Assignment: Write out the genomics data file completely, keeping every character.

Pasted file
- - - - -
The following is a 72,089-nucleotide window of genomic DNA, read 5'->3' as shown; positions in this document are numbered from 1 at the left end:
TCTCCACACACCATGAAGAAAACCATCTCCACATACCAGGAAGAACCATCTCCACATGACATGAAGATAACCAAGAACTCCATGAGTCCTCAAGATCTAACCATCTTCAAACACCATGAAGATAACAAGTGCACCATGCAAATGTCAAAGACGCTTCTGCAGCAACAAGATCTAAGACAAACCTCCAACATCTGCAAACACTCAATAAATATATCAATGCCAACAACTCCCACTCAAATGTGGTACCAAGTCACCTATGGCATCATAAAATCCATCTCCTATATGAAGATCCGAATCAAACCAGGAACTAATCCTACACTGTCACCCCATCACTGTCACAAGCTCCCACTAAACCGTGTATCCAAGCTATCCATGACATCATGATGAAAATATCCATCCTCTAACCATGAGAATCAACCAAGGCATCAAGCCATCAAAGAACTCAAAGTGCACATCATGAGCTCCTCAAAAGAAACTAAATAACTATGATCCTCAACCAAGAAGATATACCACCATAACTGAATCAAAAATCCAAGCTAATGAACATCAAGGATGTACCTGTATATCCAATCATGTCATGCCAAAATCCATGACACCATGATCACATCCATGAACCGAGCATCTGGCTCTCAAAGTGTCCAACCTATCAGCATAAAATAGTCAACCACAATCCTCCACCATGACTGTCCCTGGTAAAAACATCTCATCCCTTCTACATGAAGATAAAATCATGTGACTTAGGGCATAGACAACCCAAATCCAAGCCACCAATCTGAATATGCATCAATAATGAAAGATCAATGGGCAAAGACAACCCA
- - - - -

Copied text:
The following is a 72,089-nucleotide window of genomic DNA, read 5'->3' as shown; positions in this document are numbered from 1 at the left end:
TCTCCACACACCATGAAGAAAACCATCTCCACATACCAGGAAGAACCATCTCCACATGACATGAAGATAACCAAGAACTCCATGAGTCCTCAAGATCTAACCATCTTCAAACACCATGAAGATAACAAGTGCACCATGCAAATGTCAAAGACGCTTCTGCAGCAACAAGATCTAAGACAAACCTCCAACATCTGCAAACACTCAATAAATATATCAATGCCAACAACTCCCACTCAAATGTGGTACCAAGTCACCTATGGCATCATAAAATCCATCTCCTATATGAAGATCCGAATCAAACCAGGAACTAATCCTACACTGTCACCCCATCACTGTCACAAGCTCCCACTAAACCGTGTATCCAAGCTATCCATGACATCATGATGAAAATATCCATCCTCTAACCATGAGAATCAACCAAGGCATCAAGCCATCAAAGAACTCAAAGTGCACATCATGAGCTCCTCAAAAGAAACTAAATAACTATGATCCTCAACCAAGAAGATATACCACCATAACTGAATCAAAAATCCAAGCTAATGAACATCAAGGATGTACCTGTATATCCAATCATGTCATGCCAAAATCCATGACACCATGATCACATCCATGAACCGAGCATCTGGCTCTCAAAGTGTCCAACCTATCAGCATAAAATAGTCAACCACAATCCTCCACCATGACTGTCCCTGGTAAAAACATCTCATCCCTTCTACATGAAGATAAAATCATGTGACTTAGGGCATAGACAACCCAAATCCAAGCCACCAATCTGAATATGCATCAATAATGAAAGATCAATGGGCAAAGACAACCCA